As the voracious interest to watch, understand and contextualise real time events increases, social media networks like Twitter and Facebook are fast becoming the favoured source for live information. Many a time I’ve watched the twitter stream of an event or a story’s respective hash tag, hanging on every word like I’m in the middle of the action. Last week, as both London and the rest of the UK descended into anarchy, Twitter’s role in both reporting news (albeit sometimes with questionable accuracy or objectivity) and facilitating mobilisation efforts by both rioters and anti-rioters, has been significant.
It’s emerged that Blackberry’s proprietary IM platform enabled rioters to target specific areas, while Twitter was not only used to organise the criminality, but also as a forum for those wishing to advertise their loot via photo’s and video’s.
However it’s also important to recognise the more positive impact social media has had on events. Twitter hash tags such as #prayforlondon and #riotcleanup have also been trending, showing the desire by those to clean up the mess left behind by the mob, and get London, and other affected areas, back on their feet. Moving forward, Twitter, along with You Tube, Facebook and Flickr have started the movement to expose those who have previously bragged about their conquests. This has been picked up by mainstream media and is now being acted upon by the authorities to bring criminals to justice.
The role that Social Media and technology as a whole plays in mobilising and organising protests has come under immense scrutiny with the recent riots. Would these have happened without the wrath of technology now available to us? Should the use of these real-time platforms be more stringently policed? And if so, what does that mean for one of the civil rights our society holds most dear – Freedom of Speech?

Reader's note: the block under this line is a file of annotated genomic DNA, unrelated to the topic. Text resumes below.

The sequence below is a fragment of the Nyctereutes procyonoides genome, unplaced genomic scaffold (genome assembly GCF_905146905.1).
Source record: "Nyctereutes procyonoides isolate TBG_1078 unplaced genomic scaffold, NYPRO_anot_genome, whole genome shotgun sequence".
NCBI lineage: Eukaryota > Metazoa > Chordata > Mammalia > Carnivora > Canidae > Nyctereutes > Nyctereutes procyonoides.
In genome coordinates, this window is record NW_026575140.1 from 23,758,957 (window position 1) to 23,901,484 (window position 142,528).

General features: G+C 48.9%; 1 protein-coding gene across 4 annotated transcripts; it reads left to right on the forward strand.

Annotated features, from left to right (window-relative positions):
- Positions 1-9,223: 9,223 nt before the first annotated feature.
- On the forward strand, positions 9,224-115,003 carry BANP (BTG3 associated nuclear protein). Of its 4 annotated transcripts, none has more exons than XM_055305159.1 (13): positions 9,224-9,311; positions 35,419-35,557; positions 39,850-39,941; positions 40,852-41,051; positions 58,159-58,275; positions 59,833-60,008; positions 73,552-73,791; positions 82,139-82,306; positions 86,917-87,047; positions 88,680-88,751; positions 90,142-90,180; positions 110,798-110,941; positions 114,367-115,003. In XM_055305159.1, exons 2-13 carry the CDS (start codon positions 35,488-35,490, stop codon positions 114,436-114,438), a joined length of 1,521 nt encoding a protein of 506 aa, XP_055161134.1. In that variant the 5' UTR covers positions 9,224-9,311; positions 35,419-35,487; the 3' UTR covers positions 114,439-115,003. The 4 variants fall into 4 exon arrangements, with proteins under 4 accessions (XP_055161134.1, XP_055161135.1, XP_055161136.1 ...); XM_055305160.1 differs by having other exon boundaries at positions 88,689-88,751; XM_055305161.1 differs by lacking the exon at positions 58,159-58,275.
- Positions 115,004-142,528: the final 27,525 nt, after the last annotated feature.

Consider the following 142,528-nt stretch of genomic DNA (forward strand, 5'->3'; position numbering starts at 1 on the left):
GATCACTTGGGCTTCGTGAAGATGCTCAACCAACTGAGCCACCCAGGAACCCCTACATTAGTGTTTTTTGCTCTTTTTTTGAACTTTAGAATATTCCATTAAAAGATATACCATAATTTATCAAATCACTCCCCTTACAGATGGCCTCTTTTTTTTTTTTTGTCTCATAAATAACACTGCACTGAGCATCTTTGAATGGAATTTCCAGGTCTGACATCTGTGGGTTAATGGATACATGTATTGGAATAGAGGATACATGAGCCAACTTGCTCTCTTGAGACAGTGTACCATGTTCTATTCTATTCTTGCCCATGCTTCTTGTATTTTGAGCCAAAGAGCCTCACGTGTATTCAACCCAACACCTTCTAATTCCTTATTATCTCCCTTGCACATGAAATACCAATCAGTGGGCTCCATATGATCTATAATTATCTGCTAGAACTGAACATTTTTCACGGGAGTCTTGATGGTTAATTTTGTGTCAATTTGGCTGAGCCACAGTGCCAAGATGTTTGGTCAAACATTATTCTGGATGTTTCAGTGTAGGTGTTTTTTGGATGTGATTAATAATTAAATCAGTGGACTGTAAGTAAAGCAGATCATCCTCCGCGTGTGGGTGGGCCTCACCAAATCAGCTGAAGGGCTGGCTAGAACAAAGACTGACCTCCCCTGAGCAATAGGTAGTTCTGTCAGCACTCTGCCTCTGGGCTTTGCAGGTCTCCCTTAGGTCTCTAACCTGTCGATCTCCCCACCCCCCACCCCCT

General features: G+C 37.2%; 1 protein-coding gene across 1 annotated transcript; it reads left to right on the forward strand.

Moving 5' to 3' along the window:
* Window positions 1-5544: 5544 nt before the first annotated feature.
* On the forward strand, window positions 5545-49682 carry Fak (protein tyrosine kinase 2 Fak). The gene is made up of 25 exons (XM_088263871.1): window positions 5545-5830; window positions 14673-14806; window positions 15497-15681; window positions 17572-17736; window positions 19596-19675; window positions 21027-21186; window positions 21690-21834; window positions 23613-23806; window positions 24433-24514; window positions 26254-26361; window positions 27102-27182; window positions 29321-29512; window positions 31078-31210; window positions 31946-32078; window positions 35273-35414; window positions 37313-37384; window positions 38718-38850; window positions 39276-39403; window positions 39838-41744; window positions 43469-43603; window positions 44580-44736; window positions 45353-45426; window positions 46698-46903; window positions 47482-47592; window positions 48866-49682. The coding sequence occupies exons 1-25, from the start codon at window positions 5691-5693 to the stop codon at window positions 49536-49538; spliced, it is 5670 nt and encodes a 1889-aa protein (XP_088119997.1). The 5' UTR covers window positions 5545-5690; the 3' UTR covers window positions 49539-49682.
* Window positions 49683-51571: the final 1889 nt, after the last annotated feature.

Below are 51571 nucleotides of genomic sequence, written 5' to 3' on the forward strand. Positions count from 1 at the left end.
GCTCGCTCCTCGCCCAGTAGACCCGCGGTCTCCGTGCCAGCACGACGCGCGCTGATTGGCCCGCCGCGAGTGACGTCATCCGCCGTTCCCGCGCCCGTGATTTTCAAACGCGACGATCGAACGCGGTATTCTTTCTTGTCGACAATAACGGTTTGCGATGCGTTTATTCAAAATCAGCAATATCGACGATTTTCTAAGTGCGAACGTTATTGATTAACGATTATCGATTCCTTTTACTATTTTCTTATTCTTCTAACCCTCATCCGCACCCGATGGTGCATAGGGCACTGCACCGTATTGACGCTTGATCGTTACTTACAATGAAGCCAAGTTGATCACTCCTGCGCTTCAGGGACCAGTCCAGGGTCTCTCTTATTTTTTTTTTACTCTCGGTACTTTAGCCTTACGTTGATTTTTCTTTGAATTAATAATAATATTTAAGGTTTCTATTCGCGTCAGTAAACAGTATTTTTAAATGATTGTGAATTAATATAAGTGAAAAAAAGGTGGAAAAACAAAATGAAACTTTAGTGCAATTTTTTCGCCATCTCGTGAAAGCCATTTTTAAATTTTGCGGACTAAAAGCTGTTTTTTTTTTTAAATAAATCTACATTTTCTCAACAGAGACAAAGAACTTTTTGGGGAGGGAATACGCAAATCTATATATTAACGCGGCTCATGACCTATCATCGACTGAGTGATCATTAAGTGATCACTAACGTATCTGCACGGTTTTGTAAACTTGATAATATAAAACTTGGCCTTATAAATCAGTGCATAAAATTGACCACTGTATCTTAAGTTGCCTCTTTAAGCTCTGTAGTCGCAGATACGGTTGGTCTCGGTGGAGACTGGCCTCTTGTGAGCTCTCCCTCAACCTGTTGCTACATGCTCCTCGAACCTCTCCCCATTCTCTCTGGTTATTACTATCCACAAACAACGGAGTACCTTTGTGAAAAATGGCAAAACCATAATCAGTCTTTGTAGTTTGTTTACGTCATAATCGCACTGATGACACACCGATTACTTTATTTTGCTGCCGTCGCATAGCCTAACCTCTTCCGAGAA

Today we have seen the first arrests of those who have used Twitter to incite violence and yobbish behaviour, with the prospect of more to come. While most applaud this, the question has to be asked as to whether criminalising such activity may compromise individuals freedom to express their views, or to say organise more peaceful protests by this medium in the future.
I for one couldn’t answer many of these questions with a authority right now, but clearly as the use of social media grows exponentially, governments and legislators will be expected to, and to be able to provide more coherent direction as to the freedom in which social media can be used moving forward.